Overall it’s a useful read – and it managed to motivate me at least enough to get me to write this post.

ProBlogger: Secrets for Blogging Your Way to a Six-Figure Income by Darren Rowse and Chris Garrett was published last year by Wiley.

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For people looking to start using WordPress for their blogging efforts, see my review of  WordPress.Com Essential Training.

Review: WordPress.com Essential Training

I’ve been a subscriber to the lynda.com online training site for almost a year. I really enjoy the video training courses on offer there and find them especially useful for learning applications. Following along in books can quickly become dull and I find explanations which actually show the use of the product to be very effective. When I joined lynda.com, content management systems were at the top of the list of topics which I wished the site had more coverage of. I’ve therefore been very pleased to see recent training titles appear on Drupal, Joomla! and WordPress. Hopefully I’ll get around to looking at all these courses in time, but for now I’ve been going through the WordPress.com course hosted by Maria Langer.

Maria is a great host for the training and is very clear and enthusiastic. She uses a couple of her own blogs as examples through the course, which lends a nice personal touch. She also gives plenty of advice which sounds authentically drawn from personal experience. The training could easily be used by people with very little technical knowledge and starts from first principles: “What is a blog?” is the title of an early video. However, all the video lessons are free-standing and more advanced users could just skip to the later videos for the features they are interested in. The full version of the training has exercise files which let you develop the exact elementary school blog example built in the videos. However, unlike with some lynda.com titles, the files aren’t really essential and you could follow along easily enough without them.

Among the sections which would probably be most useful for a WordPress newbie, there is a clear description of the difference between categories and tags which people starting out with the package can find confusing. The section on working with comments is also very useful and contains some sensible advice for people new to blogging. The discussions at the end of the course on blog promotion and maintaining your blog are interesting and I would have welcomed it if these segments had gone on for longer.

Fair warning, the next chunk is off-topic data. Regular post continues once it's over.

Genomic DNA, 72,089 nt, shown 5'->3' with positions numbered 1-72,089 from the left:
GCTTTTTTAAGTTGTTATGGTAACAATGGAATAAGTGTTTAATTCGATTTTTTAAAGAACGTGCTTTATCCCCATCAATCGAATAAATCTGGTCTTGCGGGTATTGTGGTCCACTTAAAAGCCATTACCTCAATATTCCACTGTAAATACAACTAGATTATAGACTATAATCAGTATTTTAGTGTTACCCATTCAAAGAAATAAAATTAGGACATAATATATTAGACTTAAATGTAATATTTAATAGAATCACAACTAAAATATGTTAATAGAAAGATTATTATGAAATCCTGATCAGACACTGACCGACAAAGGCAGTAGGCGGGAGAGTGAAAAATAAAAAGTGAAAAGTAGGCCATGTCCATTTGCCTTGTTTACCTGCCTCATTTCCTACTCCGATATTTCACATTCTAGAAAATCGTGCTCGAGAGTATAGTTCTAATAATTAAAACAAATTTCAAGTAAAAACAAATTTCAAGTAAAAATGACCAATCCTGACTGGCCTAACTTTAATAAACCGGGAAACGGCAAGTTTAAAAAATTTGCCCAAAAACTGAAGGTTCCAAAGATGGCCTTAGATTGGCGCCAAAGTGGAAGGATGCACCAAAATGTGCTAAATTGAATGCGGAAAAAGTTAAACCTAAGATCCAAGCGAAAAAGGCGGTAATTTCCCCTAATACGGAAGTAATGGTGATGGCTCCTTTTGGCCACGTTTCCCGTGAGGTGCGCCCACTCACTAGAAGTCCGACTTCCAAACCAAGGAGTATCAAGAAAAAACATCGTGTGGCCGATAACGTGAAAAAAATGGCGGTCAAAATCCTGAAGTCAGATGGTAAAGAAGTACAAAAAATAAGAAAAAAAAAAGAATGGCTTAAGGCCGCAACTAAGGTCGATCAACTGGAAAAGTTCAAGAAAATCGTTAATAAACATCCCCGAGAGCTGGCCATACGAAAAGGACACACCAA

However, the biggest issue for a lot of people with this course is likely to be that it only covers using the online service at WordPress.com and doesn’t include any specific training for the server install of WordPress. Although a lot of the subjects covered are still relevant for people using the standalone application, there is plenty to know about installing and upgrading WordPress which you won’t learn here.

If you want to hear Maria discuss some of the pros and cons of using WordPress.com vs a server install, there is a useful interview with her available on MacVoices which serves as a nice supplement to the training course.

MacVoices #8112: Maria Langer Talks WordPress.com Training and Why It Is Better on Video

The current WordPress.com training title is still a great guide for beginners seeking to start blogging and for people who’ve used other packages who want to get a basic idea of WordPress’s features. Maybe a good way for lynda.com to develop their WordPress training in future would be to keep this as the beginner’s level title, but also to produce an “advanced” WordPress course which includes discussion of the server installation, upgrades, backups and possibly further discussion of promotion and SEO for WordPress blogs. [Update (27/02/09) - I've noticed that  an advanced WordPress course by Maria Langer became available on lynda.com in January - see Self-Hosting a WordPress site.]

WordPress.com Essential Training is available from lynda.com as a CD-ROM, or online via subscription.